On Jan 15, 1997 ZetaTalk stated that planetary or solar rotation did not occur because of Centrifugal Force, but due to attraction and repulsion of various components in the core. On March 31, 2000 the Associated Press reported science findings supporting that Zeta statement.
Researchers find that layers of sun rotate at different speeds
Associated Press, March 31, 2000
Parallel layers of gas deep within the sun rotate atdifferent speeds, an action that may explain the formation of sunspots and solar flares, new research shows. Using data collected from a sun-watching satellite and from six solar observatories on Earth, Stanford University scientists spotted two layers of gas deep within the sun that slow or speed up in an opposite, but synchronized pattern. "It's not what we expected at all," Stanford research physicist Jesper Schou said in a statement. "It comes totally out of the blue." The researchers said that the difference in rotation rate occurs above and below at a subsurface layer known as the tachocline which separates two major gas areas of the sun, the convection zone near the surface and the radiative zone, which includes the core.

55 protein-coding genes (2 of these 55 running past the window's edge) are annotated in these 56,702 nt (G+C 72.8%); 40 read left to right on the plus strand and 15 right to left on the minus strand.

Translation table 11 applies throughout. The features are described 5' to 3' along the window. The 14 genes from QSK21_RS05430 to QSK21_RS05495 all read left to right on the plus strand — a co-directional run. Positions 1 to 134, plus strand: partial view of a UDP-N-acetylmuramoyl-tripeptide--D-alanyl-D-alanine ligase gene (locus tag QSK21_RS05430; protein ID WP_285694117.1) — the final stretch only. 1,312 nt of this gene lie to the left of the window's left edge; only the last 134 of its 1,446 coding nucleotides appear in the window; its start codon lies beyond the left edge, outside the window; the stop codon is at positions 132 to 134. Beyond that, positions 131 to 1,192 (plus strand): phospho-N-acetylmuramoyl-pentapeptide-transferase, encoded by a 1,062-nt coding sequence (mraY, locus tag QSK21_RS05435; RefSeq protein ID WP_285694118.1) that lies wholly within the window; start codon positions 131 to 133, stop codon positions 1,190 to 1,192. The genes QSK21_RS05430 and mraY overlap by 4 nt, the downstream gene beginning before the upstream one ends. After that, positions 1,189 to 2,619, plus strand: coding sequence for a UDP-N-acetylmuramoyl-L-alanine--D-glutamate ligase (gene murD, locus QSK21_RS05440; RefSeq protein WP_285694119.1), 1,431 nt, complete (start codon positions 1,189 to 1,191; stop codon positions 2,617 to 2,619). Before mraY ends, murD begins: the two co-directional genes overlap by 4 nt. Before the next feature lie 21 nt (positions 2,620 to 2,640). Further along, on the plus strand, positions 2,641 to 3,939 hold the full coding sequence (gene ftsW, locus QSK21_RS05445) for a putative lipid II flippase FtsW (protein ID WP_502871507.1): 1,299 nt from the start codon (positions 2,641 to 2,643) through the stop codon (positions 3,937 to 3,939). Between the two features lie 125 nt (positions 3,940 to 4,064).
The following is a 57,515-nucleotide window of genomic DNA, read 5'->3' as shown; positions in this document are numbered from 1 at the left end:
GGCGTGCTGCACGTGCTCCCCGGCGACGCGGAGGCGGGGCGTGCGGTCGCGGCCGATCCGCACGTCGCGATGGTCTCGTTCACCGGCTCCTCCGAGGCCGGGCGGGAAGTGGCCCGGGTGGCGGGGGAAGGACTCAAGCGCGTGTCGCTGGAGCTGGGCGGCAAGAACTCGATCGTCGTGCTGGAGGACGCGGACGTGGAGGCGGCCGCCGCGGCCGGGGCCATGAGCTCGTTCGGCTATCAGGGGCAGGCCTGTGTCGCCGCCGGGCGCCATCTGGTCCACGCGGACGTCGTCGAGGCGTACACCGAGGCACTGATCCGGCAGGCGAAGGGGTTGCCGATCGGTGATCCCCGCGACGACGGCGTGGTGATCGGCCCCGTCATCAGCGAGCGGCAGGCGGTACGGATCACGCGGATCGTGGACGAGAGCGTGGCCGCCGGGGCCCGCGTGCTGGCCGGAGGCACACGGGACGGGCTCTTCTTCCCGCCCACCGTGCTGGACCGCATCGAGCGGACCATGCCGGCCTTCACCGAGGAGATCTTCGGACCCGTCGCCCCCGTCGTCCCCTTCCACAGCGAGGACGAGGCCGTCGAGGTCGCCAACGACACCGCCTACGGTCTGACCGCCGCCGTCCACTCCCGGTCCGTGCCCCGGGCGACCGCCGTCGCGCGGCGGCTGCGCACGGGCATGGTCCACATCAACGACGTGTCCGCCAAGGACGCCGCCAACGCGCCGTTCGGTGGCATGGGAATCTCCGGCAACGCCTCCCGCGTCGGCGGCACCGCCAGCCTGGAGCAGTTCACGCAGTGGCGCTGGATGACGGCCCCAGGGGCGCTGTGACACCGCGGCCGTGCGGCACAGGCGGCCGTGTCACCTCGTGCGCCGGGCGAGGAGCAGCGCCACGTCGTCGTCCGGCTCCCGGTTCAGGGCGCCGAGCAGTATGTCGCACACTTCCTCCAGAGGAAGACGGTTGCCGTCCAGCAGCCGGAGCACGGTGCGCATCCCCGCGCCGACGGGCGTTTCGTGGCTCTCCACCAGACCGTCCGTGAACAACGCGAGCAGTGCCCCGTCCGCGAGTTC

Based on four years of data, the scientists found that the convection zone, just above the tachocline, increased its rotation speed by about 60 feet (18 meters) a second from July 1996 to Feb. 1997. It then slowed and returned to its original speed over the following eight months. At the same time, the radiative zone showed exactly the opposite behavior, slowing down, and then speeding up. The cycle repeated itself every 16 months, or 1.3 years, at the solar equator, but it recurred only every 12 months in the midlatitudes of the sun. Unlike the Earth, the sun is made of gas. This allows parts of the solar sphere to spin at different rates. The puzzling cycle may be related to the forces that create the sun's massive magnetic field and the 11-year cycle of sunspots, but researchers aren't sure. Sunspots are solar storms that shoot out magnetic pulses and ionized particles that, if aimed at Earth, can interrupt communications and power systems.